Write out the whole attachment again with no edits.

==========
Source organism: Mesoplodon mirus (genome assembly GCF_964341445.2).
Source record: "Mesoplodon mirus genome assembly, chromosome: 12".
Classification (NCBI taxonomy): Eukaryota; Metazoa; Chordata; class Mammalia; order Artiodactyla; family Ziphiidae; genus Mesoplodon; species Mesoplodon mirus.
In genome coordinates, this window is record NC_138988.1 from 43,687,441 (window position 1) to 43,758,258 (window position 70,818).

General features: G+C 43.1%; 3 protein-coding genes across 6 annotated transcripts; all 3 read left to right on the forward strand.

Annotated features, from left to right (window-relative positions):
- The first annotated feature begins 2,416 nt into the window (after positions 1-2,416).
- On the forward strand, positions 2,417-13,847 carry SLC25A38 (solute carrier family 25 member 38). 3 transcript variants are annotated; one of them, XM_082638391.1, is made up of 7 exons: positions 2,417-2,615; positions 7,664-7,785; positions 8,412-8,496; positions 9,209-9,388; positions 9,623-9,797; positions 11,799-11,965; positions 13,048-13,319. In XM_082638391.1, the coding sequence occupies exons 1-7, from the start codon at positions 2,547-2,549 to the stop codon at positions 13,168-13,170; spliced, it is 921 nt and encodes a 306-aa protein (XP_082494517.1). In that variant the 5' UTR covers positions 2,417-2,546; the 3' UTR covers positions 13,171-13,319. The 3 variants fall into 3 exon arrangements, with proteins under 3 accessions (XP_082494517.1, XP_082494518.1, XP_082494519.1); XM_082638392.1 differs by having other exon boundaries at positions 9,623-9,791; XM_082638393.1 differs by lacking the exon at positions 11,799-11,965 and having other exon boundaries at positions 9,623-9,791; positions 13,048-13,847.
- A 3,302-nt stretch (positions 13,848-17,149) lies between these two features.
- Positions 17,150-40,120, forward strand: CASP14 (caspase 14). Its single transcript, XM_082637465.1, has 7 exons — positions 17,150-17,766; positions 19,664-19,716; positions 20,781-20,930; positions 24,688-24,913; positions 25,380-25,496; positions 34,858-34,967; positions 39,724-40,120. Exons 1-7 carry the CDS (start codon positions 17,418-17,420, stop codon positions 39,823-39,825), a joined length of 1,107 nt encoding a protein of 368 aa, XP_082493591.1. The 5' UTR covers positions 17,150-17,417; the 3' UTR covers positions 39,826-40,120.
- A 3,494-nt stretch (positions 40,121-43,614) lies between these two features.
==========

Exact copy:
Source organism: Mesoplodon mirus (genome assembly GCF_964341445.2).
Source record: "Mesoplodon mirus genome assembly, chromosome: 12".
Classification (NCBI taxonomy): Eukaryota; Metazoa; Chordata; class Mammalia; order Artiodactyla; family Ziphiidae; genus Mesoplodon; species Mesoplodon mirus.
In genome coordinates, this window is record NC_138988.1 from 43,687,441 (window position 1) to 43,758,258 (window position 70,818).

General features: G+C 43.1%; 3 protein-coding genes across 6 annotated transcripts; all 3 read left to right on the forward strand.

Annotated features, from left to right (window-relative positions):
- The first annotated feature begins 2,416 nt into the window (after positions 1-2,416).
- On the forward strand, positions 2,417-13,847 carry SLC25A38 (solute carrier family 25 member 38). 3 transcript variants are annotated; one of them, XM_082638391.1, is made up of 7 exons: positions 2,417-2,615; positions 7,664-7,785; positions 8,412-8,496; positions 9,209-9,388; positions 9,623-9,797; positions 11,799-11,965; positions 13,048-13,319. In XM_082638391.1, the coding sequence occupies exons 1-7, from the start codon at positions 2,547-2,549 to the stop codon at positions 13,168-13,170; spliced, it is 921 nt and encodes a 306-aa protein (XP_082494517.1). In that variant the 5' UTR covers positions 2,417-2,546; the 3' UTR covers positions 13,171-13,319. The 3 variants fall into 3 exon arrangements, with proteins under 3 accessions (XP_082494517.1, XP_082494518.1, XP_082494519.1); XM_082638392.1 differs by having other exon boundaries at positions 9,623-9,791; XM_082638393.1 differs by lacking the exon at positions 11,799-11,965 and having other exon boundaries at positions 9,623-9,791; positions 13,048-13,847.
- A 3,302-nt stretch (positions 13,848-17,149) lies between these two features.
- Positions 17,150-40,120, forward strand: CASP14 (caspase 14). Its single transcript, XM_082637465.1, has 7 exons — positions 17,150-17,766; positions 19,664-19,716; positions 20,781-20,930; positions 24,688-24,913; positions 25,380-25,496; positions 34,858-34,967; positions 39,724-40,120. Exons 1-7 carry the CDS (start codon positions 17,418-17,420, stop codon positions 39,823-39,825), a joined length of 1,107 nt encoding a protein of 368 aa, XP_082493591.1. The 5' UTR covers positions 17,150-17,417; the 3' UTR covers positions 39,826-40,120.
- A 3,494-nt stretch (positions 40,121-43,614) lies between these two features.